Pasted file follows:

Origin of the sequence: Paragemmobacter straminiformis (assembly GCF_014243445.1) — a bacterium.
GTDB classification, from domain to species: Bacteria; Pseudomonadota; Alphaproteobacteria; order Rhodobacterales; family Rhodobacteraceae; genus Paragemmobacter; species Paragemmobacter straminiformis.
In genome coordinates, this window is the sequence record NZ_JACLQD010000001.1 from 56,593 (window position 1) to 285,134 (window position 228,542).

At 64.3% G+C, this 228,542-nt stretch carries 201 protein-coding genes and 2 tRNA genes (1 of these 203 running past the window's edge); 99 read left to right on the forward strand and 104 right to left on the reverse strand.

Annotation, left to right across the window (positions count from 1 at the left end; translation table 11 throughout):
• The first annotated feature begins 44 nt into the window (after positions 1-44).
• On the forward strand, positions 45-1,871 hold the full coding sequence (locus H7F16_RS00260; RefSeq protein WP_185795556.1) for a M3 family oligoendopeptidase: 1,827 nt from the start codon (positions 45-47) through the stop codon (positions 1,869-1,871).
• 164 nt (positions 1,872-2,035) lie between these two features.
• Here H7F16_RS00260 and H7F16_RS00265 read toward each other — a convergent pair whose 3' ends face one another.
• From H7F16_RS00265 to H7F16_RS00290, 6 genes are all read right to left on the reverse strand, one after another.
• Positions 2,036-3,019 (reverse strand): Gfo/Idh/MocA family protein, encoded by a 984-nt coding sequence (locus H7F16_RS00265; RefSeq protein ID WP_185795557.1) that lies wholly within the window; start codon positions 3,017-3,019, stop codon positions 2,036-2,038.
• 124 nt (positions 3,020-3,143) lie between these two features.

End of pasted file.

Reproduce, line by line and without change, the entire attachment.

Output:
Origin of the sequence: Paragemmobacter straminiformis (assembly GCF_014243445.1) — a bacterium.
GTDB classification, from domain to species: Bacteria; Pseudomonadota; Alphaproteobacteria; order Rhodobacterales; family Rhodobacteraceae; genus Paragemmobacter; species Paragemmobacter straminiformis.
In genome coordinates, this window is the sequence record NZ_JACLQD010000001.1 from 56,593 (window position 1) to 285,134 (window position 228,542).

At 64.3% G+C, this 228,542-nt stretch carries 201 protein-coding genes and 2 tRNA genes (1 of these 203 running past the window's edge); 99 read left to right on the forward strand and 104 right to left on the reverse strand.

Annotation, left to right across the window (positions count from 1 at the left end; translation table 11 throughout):
• The first annotated feature begins 44 nt into the window (after positions 1-44).
• On the forward strand, positions 45-1,871 hold the full coding sequence (locus H7F16_RS00260; RefSeq protein WP_185795556.1) for a M3 family oligoendopeptidase: 1,827 nt from the start codon (positions 45-47) through the stop codon (positions 1,869-1,871).
• 164 nt (positions 1,872-2,035) lie between these two features.
• Here H7F16_RS00260 and H7F16_RS00265 read toward each other — a convergent pair whose 3' ends face one another.
• From H7F16_RS00265 to H7F16_RS00290, 6 genes are all read right to left on the reverse strand, one after another.
• Positions 2,036-3,019 (reverse strand): Gfo/Idh/MocA family protein, encoded by a 984-nt coding sequence (locus H7F16_RS00265; RefSeq protein ID WP_185795557.1) that lies wholly within the window; start codon positions 3,017-3,019, stop codon positions 2,036-2,038.
• 124 nt (positions 3,020-3,143) lie between these two features.